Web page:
Other statements include “pretty as hell,” “playful as hell,” or “hot as hell.”Holden’s perception that situations were anything but normal in some relation to the extremes of the usage of “hell” is applied to both positive and negative situations. In each use of the word, Holden uses “hell” as a way to expresses the confusion of adolescence and his own regular use of it illustrates his own extreme sensitivity as a character (Gwynn, 1958).As Holden’s experiences change, so does his use of crude language.
When he is caught up in his own antics and is enraged, “sonuvabitch” and “bastard” frequently find their way into his vocabulary. However, when he addresses the reader as a narrator, Holden rarely, if ever, slips into his habitual use of swearing (Costello, 1990). “Sonuvabitch” is reserved for his extreme anger, as when he kept calling Stradlater a “moron sonuvabitch” for the boy’s ostensibly offensive treatment of Jane Gallagher. Again, Holden’s sporadic use of “sonuvabitch” in his angriest moments alerts the reader to the serious quality of his anger.
Salinger carefully crafted such speech patterns to help us identify Holden’s character without lengthy descriptions of such.Here, the offending words lets the reader know when Holden is most angry and the types of situations that make him so, thereby offering further insight into his character, often through the use of a single word.Holden’s regular use of curse words to describe his view of any given situation leaves the impression his vocabulary is limited, as observed in one much younger than himself. However, Holden recognizes that he has a limited vocabulary and uncomprehendingly identifies it himself (Salzman, 1991).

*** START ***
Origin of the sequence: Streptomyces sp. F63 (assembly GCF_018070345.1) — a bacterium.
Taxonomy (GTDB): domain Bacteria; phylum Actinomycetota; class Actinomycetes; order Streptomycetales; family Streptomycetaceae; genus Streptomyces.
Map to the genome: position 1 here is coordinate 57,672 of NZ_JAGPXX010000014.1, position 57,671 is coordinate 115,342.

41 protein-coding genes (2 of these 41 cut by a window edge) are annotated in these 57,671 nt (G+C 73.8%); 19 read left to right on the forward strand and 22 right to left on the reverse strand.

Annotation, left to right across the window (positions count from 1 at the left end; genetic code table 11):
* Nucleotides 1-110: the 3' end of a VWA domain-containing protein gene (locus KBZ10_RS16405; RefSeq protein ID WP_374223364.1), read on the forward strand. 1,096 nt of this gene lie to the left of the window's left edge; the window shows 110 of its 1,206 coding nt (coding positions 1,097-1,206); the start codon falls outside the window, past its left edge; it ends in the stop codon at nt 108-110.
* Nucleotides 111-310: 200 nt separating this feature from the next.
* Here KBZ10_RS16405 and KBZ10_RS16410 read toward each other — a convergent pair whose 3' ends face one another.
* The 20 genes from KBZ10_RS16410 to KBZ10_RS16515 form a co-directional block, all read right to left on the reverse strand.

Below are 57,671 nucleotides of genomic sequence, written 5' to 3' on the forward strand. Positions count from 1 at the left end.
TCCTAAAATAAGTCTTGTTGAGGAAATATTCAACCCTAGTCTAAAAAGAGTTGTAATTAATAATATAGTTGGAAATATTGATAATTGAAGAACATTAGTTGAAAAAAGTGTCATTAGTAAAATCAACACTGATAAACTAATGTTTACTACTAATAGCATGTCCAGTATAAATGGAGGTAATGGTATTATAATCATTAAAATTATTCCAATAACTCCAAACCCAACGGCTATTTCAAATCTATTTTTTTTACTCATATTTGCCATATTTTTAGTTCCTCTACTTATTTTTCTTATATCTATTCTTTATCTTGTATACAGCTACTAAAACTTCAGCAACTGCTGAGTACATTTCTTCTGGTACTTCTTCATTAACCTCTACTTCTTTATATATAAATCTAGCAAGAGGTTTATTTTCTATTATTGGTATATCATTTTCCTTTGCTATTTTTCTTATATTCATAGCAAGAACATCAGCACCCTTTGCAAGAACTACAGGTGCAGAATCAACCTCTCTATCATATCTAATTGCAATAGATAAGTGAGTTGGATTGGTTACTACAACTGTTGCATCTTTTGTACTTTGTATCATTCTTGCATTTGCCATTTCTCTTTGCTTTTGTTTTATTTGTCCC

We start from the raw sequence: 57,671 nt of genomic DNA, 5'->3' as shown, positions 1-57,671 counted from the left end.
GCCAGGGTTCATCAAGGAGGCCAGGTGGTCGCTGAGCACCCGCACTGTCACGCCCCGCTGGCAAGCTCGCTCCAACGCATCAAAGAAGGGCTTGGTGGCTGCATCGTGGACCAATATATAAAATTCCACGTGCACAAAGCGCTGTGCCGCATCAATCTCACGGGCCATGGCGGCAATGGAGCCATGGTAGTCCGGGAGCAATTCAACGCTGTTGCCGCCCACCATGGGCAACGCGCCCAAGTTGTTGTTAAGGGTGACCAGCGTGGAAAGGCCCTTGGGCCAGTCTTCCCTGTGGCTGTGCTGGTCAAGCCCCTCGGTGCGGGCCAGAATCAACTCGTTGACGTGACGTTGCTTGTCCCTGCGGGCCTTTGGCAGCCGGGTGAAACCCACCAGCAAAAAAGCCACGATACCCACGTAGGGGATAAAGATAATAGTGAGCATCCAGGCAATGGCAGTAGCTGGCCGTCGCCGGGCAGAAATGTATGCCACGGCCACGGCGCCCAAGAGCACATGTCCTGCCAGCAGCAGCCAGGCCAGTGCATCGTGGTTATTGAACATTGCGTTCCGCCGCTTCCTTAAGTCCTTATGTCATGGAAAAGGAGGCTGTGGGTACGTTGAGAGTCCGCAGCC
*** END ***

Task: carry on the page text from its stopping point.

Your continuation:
He makes use of cursing in an effort to add emphasis to his otherwise simplistic verbiage. For example, Holden says “That guy Morrow was about as sensitive as a goddam toilet seat” (Salinger, 1951). The best reference Holden could think of was “toilet seat,” a simple item readily grasped by even young children. To give this simile more emphasis, Holden, as usual, tosses in a curse word.
Holden makes another toilet-like reference when he says “He started handling my paper like it was a turd or something,” (Salinger, 1951) when referring to his teacher’s expressions and body language while picking up some written work Holden had done. “Turd” is a word a recently potty-trained child might use instead of a prep school teen. So Holden not only admits to having a limited vocabulary, but he has a vocabulary seemingly limited to one even younger than his age.Holden’s regular use of cursing demonstates not only the depth of his emotion, but signals the reader to the fact that he is caught in the stage where childhood and approaching maturity collide.
He relates poorly to instances other than those from his early youth, and tries in vain to bridge the gap between adolescent and adult worlds with his use of profanity. He fails to notice that his cursing loses much of his intended rebellious impact by his overuse of the words. Rather than successfully rebelling against school or his parents, Holden appears sometimes tortured and pathetic, and sometimes just plain silly.This superficiality of youth leaves him with little ability to communicate because he relies so heavily on simple words and thoughts to express the majority of his feelings.
While Holden’s teenage angst is apparent, Salinger carefully crafted Holden’s vocabulary to create a character who is believable.As Holden’s vocabulary and outlook on life demonstrate to us his character as a fictional persona, the realistic flavor of his vocabulary mixed with emotion unfailingly ties him with the harsh realities of adolescence and the youth of his time. Works CitedBloom, HB. Major Literary Characters: Holden Caulfield.
Chelsea House Publishers. New York, 1990. Costello, DP. The Language of the Catcher in the Rye.
Holden Caulfield. Cambridge, New York; Cambridge University Press, 1990. Gwynn, F. The Fiction of JD Salinger.
University of Pittsburg Press. 1958Salinger, JD. The Catcher in the Rye, Little, Brown and Co. Boston, 1951.
Salzman, J. The American Novel: New Essays on the Catcher in the Rye. Cambridge University Press, 1991.